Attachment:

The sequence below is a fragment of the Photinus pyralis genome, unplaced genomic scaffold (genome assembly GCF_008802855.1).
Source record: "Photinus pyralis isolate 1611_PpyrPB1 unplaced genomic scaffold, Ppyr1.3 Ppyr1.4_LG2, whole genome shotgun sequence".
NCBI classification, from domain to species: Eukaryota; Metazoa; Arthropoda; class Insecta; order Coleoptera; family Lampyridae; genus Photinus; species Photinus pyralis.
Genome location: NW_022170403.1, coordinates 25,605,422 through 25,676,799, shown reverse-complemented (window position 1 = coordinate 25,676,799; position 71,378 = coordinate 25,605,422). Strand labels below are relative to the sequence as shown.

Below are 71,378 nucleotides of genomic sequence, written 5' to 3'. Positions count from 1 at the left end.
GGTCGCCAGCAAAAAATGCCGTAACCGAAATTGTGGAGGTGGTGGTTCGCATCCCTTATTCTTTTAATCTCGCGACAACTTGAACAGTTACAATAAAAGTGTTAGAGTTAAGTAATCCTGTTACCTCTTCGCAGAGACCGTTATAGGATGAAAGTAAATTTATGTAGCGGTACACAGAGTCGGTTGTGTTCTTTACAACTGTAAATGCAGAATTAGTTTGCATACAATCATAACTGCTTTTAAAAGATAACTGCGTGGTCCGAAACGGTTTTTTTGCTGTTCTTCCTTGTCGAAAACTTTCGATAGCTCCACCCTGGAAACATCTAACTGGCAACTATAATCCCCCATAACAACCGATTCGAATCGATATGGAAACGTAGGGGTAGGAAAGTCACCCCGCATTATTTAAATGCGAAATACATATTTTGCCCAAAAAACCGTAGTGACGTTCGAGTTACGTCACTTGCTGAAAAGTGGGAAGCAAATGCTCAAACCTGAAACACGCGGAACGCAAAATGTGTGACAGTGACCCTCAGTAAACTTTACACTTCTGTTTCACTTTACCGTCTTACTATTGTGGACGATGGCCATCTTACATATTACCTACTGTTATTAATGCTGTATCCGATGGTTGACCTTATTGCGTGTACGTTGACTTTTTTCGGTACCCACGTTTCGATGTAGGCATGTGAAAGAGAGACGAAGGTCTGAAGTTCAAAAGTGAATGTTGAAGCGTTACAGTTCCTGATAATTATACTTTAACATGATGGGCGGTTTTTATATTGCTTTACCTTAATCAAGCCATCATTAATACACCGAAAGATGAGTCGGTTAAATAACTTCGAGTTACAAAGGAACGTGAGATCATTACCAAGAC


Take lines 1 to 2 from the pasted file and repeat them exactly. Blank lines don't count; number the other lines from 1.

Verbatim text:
The sequence below is a fragment of the Photinus pyralis genome, unplaced genomic scaffold (genome assembly GCF_008802855.1).
Source record: "Photinus pyralis isolate 1611_PpyrPB1 unplaced genomic scaffold, Ppyr1.3 Ppyr1.4_LG2, whole genome shotgun sequence".